Dog Training

Getting a new dog is an exciting and nerve-wracking experience. Whether you’re a first time owner or a veteran dog trainer, each new dog presents a number of challenges because they’re all different. Some dogs are lazy, stubborn, and want nothing more than to lie around all day. Others are high energy, bark all the time, and constantly need attention. Each dog has his or her own unique personality and temperament. While this makes getting a new dog difficult, learning about each new dog and developing that new relationship is what makes having a dog an enjoyable experience.

Training is stressful. Teaching a dog to not pee in the house and not chew on the furniture is difficult. However, when done correctly, training a dog is a rewarding experience that can lead to a lasting friendship between the two of you.

While many owners go into training with preconceived notions of how they’re going to teach and what equipment they will use, professional trainers agree that it is important to be flexible and willing to try new things. Just because one method worked with a previous dog, does not mean it will work again with your new dog. Every dog is different, and so it is important to work with your dog and his or her unique personality in order to find the training method that works the best for the both of you.

Training Overview

Currently, there are two main methods used for training, the positive reinforcement method and the traditional behavior correction method. For many years, the behavior correction method was used by the majority of dog trainers. However positive reinforcement training has grown in popularity and is now the style used by the majority of current trainers. Behavior correction, also known as the punishment method, has fallen out of favor because of questions regarding safety and potential for injury to dogs.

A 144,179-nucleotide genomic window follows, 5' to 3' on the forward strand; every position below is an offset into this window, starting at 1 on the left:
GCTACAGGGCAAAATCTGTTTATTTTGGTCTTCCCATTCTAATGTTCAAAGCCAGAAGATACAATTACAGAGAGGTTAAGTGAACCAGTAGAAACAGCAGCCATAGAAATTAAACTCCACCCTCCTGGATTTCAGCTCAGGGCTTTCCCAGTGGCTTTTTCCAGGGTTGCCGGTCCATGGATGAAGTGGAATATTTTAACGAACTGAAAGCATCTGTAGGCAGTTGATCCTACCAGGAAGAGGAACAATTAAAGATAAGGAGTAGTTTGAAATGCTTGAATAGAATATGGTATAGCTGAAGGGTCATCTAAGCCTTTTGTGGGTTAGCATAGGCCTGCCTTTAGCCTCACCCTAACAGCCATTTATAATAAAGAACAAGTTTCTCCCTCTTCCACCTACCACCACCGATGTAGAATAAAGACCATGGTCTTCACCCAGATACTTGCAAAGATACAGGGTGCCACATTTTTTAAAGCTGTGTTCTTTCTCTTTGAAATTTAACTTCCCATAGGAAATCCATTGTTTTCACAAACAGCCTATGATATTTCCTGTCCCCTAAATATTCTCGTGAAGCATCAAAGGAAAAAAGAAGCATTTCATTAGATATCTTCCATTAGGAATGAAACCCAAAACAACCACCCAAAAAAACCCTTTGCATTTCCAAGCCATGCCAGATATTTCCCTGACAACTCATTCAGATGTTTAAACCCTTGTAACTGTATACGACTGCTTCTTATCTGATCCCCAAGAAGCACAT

This is no way meant to be a complete examination of dog training. The goal of the following sections is to provide background information in order to help you better understand what kind of training methods are available and what equipment you will need.

However, owners that are interested in a more complete training experience should understand both the operant conditioning theory on which training methodology is based and some key terms that are often misused by inexperienced and uninformed trainers. A better understanding of the theory and concepts behind dog training will make you better equipped for teaching your dog.

Positive Reinforcement

Positive Reinforcement training works by rewarding a dog for good behavior. When a dog behaves correctly, he or she is rewarded with a treat or some form of encouragement from the owner. The dog learns, because the desirable reward will reinforce his or her actions. Simply put, our dog will continue performing the behavior in order to continue to receiving the reward. Once your dog has performed the behavior enough times, he or she will be able to do it even without receiving any reward. When training using positive reinforcement, it is important to reward the dog quickly. If you do not, the dog will not learn because he will not know what behavior you are trying to reinforce.

Rewards commonly used in the positive reinforcement method of training include small treats or encouragement and attention from an owner. Some trainers suggest using attention and encouragement instead of treats, because they will be able to train even if you do not have treats with you.

Trainers recommend using this method with any breed and any temperament of dog. Owners may have trouble controlling high energy breeds or dogs that are very stubborn without punishment or behavior corrections. However, trainers agree that consistently rewarding good behavior and ignoring bad behavior will cause your dog to learn to behave properly and will not carry the potential for injury associated with some behavior corrections.

Pros

- Helps to build a strong and positive relationship with your dog

- Recommended for use with any breed or temperament

- Safest training method, does not use any potentially dangerous behavior corrections

Cons

- Can be difficult to control high energy dogs

- Reinforcement needs to occur immediately or it will be ineffective

Positive Reinforcement Training Gear